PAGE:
Parurier Floral

Faux flowers, real fashion



Greg Hollar

Floral body adornments are nothing new—look back over history and you’ll find everyone from Aphrodite to Mata Hari to Lana Del Rey with a band of blooms around their heads. In recent days, though, the idea of a flower crown has lost its luster. An association with festival culture took the crown’s positioning from indie to mass market in the drop of a beat. Leave it to Beyoncé, who recently disrupted Coachella with a historic and moving performance, to restore the power of floral headwear.

We asked Johanna Patashnick, a Rochester native and the woman behind the gorgeous paper flower crown featured here, about why artificial flowers get such a negative rap. “Plastic flowers in particular can appear too stiff and fake. The colors used are often too vibrant and harsh, unlike flowers in nature. But crepe paper flowers can be made to look softer and show movement like the petals of live flowers.”

Patashnick mentions how arduous the overall process of creating these flowers is. “I love studying flowers and the challenge of figuring out how to make each feature within each flower’s structure. The experimentation and creative process can take time, but it is exciting and fulfilling. I try to make my flowers realistic, but I use my own interpretation and sometimes add a bit of whimsy. It has been an outlet for my creative energy and each flower is made with love and attention to detail.”

Artificial flowers have a long history in French couture. They were one of the many focuses of Manus x Machina, curator Andrew Bolton’s gorgeous exhibition at the Metropolitan Museum of Art’s Costume Institute. Just in time for the first Monday in May, historically focused crepe-paper flora are blooming in the design world as well—from the techie Bay Area to gala-central Manhattan.

In California, 1940s finds—often leftovers from hat-making factories—can still be discovered at stores such as Tail of the Yak, Bell’occhio, and French General. But artificial flowers are not only for vintage aficionados—far from it. The crème de la cutting-edge crème of design boutiques have made them a distinct focus of their current wares. John Derian, founder of an eponymous and successful design company, stocks his shops with paper flowers made by the Green Vase. In Berkeley, California, Castle in the Air sells the work of Lynn Dolan, among others, as well as materials for the crepe paper flower-making classes it offers. Beyond that, faux blooms are becoming more and more available at larger businesses, with One Kings Lane currently stocking hundreds of options.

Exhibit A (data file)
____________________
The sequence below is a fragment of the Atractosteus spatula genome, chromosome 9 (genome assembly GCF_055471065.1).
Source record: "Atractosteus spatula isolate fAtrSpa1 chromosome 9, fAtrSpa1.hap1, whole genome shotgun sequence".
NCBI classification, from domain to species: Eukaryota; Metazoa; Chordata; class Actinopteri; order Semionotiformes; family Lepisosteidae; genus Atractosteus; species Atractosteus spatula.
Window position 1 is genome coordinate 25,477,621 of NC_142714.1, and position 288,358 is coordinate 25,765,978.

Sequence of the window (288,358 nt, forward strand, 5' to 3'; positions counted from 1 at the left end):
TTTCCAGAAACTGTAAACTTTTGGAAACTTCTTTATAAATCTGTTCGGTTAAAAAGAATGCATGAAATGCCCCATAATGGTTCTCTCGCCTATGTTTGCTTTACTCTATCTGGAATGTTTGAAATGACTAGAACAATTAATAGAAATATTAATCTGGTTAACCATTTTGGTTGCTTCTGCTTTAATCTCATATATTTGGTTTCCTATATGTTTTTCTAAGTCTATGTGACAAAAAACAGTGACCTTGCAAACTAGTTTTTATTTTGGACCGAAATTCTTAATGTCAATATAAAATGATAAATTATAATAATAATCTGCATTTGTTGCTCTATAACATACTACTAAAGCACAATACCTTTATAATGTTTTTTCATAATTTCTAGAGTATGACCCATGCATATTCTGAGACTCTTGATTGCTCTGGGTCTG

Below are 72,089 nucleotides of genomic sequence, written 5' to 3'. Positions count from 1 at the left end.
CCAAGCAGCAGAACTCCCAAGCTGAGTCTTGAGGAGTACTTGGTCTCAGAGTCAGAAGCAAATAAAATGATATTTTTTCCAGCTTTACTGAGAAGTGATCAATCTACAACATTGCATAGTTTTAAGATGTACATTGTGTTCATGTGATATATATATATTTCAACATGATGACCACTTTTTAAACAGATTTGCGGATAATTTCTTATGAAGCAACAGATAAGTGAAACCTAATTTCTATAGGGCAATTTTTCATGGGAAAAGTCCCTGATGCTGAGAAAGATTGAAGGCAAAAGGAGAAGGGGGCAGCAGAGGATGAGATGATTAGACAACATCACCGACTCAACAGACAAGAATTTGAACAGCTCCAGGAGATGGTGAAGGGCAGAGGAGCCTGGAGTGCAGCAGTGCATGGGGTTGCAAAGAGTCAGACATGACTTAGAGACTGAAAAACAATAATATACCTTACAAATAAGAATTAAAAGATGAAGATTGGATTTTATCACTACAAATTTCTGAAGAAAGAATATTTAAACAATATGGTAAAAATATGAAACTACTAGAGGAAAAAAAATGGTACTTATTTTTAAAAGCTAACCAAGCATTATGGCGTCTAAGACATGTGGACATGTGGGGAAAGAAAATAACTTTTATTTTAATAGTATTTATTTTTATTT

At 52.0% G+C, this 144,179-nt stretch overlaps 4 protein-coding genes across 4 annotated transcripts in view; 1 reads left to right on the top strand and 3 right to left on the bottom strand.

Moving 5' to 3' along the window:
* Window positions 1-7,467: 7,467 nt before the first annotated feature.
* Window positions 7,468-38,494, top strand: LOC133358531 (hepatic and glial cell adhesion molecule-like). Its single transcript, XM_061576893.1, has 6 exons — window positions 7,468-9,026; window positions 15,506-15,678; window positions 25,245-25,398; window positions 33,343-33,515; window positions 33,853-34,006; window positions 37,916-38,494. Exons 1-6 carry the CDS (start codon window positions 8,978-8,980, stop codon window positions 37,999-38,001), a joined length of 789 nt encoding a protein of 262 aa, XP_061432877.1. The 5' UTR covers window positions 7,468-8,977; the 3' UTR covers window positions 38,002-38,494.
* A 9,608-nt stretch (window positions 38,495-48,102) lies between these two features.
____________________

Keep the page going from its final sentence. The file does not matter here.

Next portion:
Patashnick says that wedding season is the perfect time to consider paper blooms. “My largest market has been individuals buying flowers for home decor or gifts for themselves or others. Through craft shows and my Etsy shop, I’ve expanded into the wedding flower market. I’ve created flower bouquets to bring bride’s wedding visions to life. I have also been commissioned to create paper replicas of past wedding bouquets as lasting keepsakes.“

Find Patashnick on Etsy: aforestfern.etsy.com and Instagram: @aforestfern

 

CREDITS:

Photography by Greg Hollar

Words & Styling by Tanvi Asher

Floral Crown by Johanna Patashnick of A Forest Fern

Makeup by Joseph Rothrock &

Hair by Brittnay Snyder for Blush Beauty Bar / 2326 Monroe Ave

Apparel from Salty Boutique / 749 Park Ave

Model: Kerry Lerner

Location: The Inn on Broadway

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